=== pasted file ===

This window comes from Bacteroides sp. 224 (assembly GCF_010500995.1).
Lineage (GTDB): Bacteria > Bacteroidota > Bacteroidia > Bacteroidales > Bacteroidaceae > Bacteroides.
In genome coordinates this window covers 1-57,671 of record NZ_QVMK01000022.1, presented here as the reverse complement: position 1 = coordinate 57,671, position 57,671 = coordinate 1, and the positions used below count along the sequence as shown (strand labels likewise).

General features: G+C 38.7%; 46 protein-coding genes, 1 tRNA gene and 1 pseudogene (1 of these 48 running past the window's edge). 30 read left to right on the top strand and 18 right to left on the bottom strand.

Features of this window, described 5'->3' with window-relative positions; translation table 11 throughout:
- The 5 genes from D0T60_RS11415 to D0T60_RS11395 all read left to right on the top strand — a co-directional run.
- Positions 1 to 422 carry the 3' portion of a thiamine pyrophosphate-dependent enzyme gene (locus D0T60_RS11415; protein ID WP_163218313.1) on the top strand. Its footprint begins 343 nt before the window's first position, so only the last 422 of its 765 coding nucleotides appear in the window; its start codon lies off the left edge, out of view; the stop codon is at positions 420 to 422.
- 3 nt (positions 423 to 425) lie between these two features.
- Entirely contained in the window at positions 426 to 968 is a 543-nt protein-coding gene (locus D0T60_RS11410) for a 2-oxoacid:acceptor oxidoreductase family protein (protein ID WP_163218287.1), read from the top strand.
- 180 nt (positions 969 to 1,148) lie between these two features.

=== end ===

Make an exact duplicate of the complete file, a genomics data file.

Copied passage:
This window comes from Bacteroides sp. 224 (assembly GCF_010500995.1).
Lineage (GTDB): Bacteria > Bacteroidota > Bacteroidia > Bacteroidales > Bacteroidaceae > Bacteroides.
In genome coordinates this window covers 1-57,671 of record NZ_QVMK01000022.1, presented here as the reverse complement: position 1 = coordinate 57,671, position 57,671 = coordinate 1, and the positions used below count along the sequence as shown (strand labels likewise).

General features: G+C 38.7%; 46 protein-coding genes, 1 tRNA gene and 1 pseudogene (1 of these 48 running past the window's edge). 30 read left to right on the top strand and 18 right to left on the bottom strand.

Features of this window, described 5'->3' with window-relative positions; translation table 11 throughout:
- The 5 genes from D0T60_RS11415 to D0T60_RS11395 all read left to right on the top strand — a co-directional run.
- Positions 1 to 422 carry the 3' portion of a thiamine pyrophosphate-dependent enzyme gene (locus D0T60_RS11415; protein ID WP_163218313.1) on the top strand. Its footprint begins 343 nt before the window's first position, so only the last 422 of its 765 coding nucleotides appear in the window; its start codon lies off the left edge, out of view; the stop codon is at positions 420 to 422.
- 3 nt (positions 423 to 425) lie between these two features.
- Entirely contained in the window at positions 426 to 968 is a 543-nt protein-coding gene (locus D0T60_RS11410) for a 2-oxoacid:acceptor oxidoreductase family protein (protein ID WP_163218287.1), read from the top strand.
- 180 nt (positions 969 to 1,148) lie between these two features.